Updated: Feb 15, 2020
When Katie stepped from her car into the muddy parking lot of Harriman Park in Littleton, CO, she wanted to cry.
It had been a mad-dash day like all Saturdays when you work full time—too much squeezed into the morning and then a quick nap time for her daughter, Mila because the evening would be impossible without one. Katie was pleased she had found time to shower before their photo shoot, but that was all that pleased her in that moment.
She’d been up with Mila the previous night and was sure no amount of makeup and good lighting could fix the bags under her eyes. As her husband unstrapped Mila from her car seat, Katie could see her little girl's earache wasn’t gone.
This is NOT what she had imagined when she scheduled a family photo session.
Searching online for a lifestyle family photographer, Katie had been overwhelmed by images of perfect looking people in beautiful places, and she wanted that for her family—those vibrant, beautiful connections captured forever. She wanted it now because Mila had just turned one, and she’d want them next year because Mila would be a completely different person at age two.
What Katie couldn’t know as she looked at those images was the stress all those families faced before they got those beautiful pictures. Maybe someone was sick like Mila, or maybe the dad didn’t want to be there. Maybe the mom HATES being in front of the camera. Maybe there was a big fight before leaving the house because the mom had a very specific look for each family member and not everyone was interested in what she wanted them to wear.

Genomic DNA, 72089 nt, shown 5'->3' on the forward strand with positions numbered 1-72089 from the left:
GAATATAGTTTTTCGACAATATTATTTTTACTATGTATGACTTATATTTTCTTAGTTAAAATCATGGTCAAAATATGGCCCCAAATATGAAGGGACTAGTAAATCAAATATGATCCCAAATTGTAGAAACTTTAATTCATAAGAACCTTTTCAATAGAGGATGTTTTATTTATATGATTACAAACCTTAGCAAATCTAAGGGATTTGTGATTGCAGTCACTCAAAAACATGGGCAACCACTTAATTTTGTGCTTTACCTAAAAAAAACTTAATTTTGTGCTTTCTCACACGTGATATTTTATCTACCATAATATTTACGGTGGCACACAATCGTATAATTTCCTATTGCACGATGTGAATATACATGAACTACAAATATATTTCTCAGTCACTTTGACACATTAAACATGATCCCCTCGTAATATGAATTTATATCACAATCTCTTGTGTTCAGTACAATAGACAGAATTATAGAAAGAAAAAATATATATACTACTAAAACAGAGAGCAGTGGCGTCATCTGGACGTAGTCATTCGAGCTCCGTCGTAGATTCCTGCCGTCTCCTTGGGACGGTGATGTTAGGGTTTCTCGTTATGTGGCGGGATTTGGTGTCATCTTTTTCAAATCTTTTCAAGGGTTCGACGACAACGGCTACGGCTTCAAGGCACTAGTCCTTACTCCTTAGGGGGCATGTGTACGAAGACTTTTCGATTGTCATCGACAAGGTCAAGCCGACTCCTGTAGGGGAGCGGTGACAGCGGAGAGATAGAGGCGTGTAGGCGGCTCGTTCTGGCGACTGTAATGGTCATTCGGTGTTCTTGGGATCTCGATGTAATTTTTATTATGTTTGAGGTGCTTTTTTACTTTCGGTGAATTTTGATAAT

What Katie knew when she arrived was her own level of stress and anxiety. Would the pictures turn out? Would this be a big fat waste of time and money?
Like all photo shoots, this one started out a little stiff. No magical posing. Katie thought, This feels very much like every picture I’ve had taken—stand here, put your hand here, look this way. And then gently, slowly, everyone loosened up. Mila had time to explore walking in the snow—a new experience for her one-year-old legs. There was walking and holding hands, a little dancing, a little romancing. Soon the sun had gone down, the temperature was dropping and everyone was breathless from the dash back to the car.
But they were happy, strangely giddy, because they had pulled it off. Their love for one another—a strong current through all the mundane moments of everyday life—had come out, coaxed out of them with a little direction, and then captured and reinforced because they’d looked each other in the eyes and they knew that it was real.
All that stress had been worth it and Katie would have the pictures to prove it. And that mud on her boots? She decided it was a pretty small price to pay.